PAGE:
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Oscar’s 20 Most Unbelievable Acting Snubs

Some of Hollywood's most unforgettable performances were passed over at the time.

by
Kyle Smith

Bio

March 2, 2014 - 8:00 am

The Oscars can’t be expected to get it right every time, but when it comes to the acting categories it’s particularly obtuse. (Joel Grey in Cabaret over Al Pacino in The Godfather? Art Carney in Harry & Tonto over Pacino in The Godfather, Part II? Pacino in Scent of a Woman over Clint Eastwood in Unforgiven? ) Often, great performances don’t even land a nomination. Here’s a list of 20 of the most unbelievable acting Oscar snubs.

1. Ingrid Bergman as Ilsa in Casablanca (1942)

It’s hard to believe, but the future winner of three Academy Awards had just started working in Hollywood and wasn’t nominated for her most immortal performance, the one that defined screen glamor.

casablanca-ingrid-bergman-as-ilsa-with-tears-in-eyes

2. James Cagney as Cody Jarrett in White Heat (1949)

One of the original crazily entertaining anti-heroes, Cagney was incendiary as a ruthless desperado with a mommy fixation.

3. Burt Lancaster as J.J. Hunsecker in Sweet Smell of Success (1957)

Lancaster’s silky voice and controlled movements were like a cookie loaded with arsenic when he played the cruel gossip columnist modeled on Walter Winchell in one of the best and edgiest Hollywood films of the 1950s.

4. Andy Griffith as Lonesome Rhodes in A Face in the Crowd (1957)

Another film that cut against the grain of the prevailing costume epics of the time, this nasty satire of, in part, populists like Will Rogers showed off the wicked appeal of Griffith as a folk singer turned TV star who leaves a trail of destruction in his wake.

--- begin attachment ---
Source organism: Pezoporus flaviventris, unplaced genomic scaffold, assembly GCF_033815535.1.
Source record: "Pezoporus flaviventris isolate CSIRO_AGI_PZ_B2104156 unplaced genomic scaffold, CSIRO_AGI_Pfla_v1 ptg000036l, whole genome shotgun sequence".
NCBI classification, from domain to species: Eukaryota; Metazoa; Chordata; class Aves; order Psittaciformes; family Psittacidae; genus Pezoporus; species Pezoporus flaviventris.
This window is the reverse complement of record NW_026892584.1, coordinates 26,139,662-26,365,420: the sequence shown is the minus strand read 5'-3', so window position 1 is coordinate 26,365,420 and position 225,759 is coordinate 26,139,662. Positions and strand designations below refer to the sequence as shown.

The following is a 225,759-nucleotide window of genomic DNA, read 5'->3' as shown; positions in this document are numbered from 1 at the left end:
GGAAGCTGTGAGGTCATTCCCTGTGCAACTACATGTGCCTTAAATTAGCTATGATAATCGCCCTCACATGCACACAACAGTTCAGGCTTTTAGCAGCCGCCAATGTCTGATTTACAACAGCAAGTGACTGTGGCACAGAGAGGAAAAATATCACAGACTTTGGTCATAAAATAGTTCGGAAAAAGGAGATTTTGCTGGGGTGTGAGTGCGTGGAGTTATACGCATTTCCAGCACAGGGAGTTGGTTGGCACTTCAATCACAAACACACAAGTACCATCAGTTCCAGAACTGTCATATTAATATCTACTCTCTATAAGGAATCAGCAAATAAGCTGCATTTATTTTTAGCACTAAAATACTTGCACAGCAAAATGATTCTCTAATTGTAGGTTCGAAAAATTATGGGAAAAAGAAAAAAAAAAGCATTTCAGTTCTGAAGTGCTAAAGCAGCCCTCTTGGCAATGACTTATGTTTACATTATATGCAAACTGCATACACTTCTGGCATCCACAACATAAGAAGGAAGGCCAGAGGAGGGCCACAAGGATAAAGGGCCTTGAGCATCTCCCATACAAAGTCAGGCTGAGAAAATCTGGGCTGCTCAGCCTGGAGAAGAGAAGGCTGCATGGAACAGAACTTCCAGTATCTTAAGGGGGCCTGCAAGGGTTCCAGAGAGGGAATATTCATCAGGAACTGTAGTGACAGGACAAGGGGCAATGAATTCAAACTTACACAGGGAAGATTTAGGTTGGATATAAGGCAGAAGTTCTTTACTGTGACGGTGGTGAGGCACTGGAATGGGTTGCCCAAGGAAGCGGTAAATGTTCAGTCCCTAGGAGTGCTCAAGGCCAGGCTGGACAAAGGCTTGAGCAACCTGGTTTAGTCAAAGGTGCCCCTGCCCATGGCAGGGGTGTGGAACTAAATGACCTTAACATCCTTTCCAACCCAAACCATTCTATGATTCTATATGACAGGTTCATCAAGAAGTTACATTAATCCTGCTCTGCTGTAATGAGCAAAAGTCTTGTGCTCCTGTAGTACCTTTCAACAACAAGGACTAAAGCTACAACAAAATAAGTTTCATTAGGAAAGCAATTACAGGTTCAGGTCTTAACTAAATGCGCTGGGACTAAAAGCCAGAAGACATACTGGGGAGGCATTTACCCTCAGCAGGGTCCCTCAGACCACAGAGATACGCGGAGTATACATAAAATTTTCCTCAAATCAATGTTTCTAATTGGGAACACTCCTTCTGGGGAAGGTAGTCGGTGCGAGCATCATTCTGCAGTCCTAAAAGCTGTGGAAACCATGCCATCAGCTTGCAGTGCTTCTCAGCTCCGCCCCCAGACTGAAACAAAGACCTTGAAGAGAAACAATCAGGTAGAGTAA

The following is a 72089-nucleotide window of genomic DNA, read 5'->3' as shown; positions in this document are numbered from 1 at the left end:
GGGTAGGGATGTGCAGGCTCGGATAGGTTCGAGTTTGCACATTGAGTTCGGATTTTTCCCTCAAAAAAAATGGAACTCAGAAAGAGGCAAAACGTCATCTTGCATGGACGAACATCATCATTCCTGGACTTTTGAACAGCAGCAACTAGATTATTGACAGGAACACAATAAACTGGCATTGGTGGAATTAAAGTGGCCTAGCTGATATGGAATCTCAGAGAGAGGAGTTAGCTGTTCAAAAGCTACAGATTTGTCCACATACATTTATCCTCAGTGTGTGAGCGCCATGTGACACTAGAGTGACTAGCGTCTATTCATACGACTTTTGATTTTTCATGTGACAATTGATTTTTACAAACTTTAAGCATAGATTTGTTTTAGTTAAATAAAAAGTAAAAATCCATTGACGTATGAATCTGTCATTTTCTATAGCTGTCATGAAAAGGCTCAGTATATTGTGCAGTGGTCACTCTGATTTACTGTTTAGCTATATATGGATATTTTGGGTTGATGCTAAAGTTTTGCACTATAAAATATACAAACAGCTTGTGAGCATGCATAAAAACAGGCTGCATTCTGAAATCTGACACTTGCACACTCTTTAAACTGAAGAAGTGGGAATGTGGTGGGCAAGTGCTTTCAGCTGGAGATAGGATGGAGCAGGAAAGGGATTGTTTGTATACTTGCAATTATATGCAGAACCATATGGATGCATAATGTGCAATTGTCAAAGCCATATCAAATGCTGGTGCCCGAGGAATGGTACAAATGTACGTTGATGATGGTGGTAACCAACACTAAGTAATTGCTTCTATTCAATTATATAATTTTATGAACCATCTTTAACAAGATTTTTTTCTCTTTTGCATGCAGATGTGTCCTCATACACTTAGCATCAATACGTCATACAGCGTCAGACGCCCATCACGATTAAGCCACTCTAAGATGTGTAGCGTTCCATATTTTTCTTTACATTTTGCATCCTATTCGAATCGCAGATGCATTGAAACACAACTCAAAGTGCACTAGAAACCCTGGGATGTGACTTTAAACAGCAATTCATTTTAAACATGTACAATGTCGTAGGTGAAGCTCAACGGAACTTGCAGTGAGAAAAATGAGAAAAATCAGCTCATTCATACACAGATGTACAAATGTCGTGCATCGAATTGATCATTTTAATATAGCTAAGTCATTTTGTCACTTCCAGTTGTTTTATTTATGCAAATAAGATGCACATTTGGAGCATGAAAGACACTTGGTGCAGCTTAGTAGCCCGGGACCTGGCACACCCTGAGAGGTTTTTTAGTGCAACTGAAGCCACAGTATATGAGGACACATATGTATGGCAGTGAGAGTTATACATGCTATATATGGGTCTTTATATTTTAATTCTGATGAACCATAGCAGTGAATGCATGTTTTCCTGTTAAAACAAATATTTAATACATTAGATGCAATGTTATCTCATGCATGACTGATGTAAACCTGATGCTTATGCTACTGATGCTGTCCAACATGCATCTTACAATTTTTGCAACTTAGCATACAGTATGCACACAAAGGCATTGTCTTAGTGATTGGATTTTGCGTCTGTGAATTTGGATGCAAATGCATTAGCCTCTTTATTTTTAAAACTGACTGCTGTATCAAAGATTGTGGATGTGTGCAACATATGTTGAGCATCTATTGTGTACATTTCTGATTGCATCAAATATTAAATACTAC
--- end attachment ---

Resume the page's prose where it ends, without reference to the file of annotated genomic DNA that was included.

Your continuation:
5. Anthony Perkins as Norman Bates in Psycho (1960)

The little brother everyone would love to have in their family, Perkins was sweetly harmless as a nice young man with an endearing love of taxidermy and a touching devotion to his ailing mother.

6. Malcolm McDowell as Alex in A Clockwork Orange (1971)

Making his twisted character madly appealing and even hilarious couldn’t have been easy. To this day, McDowell has still never been nominated for an Oscar. 

7. Gene Hackman as Harry Caul in The Conversation (1974)

The standard for restrained, interior acting, Hackman’s performance as a surveillance expert who stumbles into a murder plot drove one of the strongest films from Hollywood’s paranoid 70s.

8. Robert Shaw as Quint in Jaws (1975)

Even without his memorable monologue about the shark attack that followed the sinking of the U.S.S. Indianapolis during World War II, Shaw should have won for being a crafty old sea salt so tough he made for a plausible opponent to a shark.

9. John Cazale as Sal in Dog Day Afternoon (1975)

In his short life, Cazale appeared in five Best Picture-nominated films but never scored a nomination himself. His woebegone, low I.Q. bank robber was his most heartbreaking performance.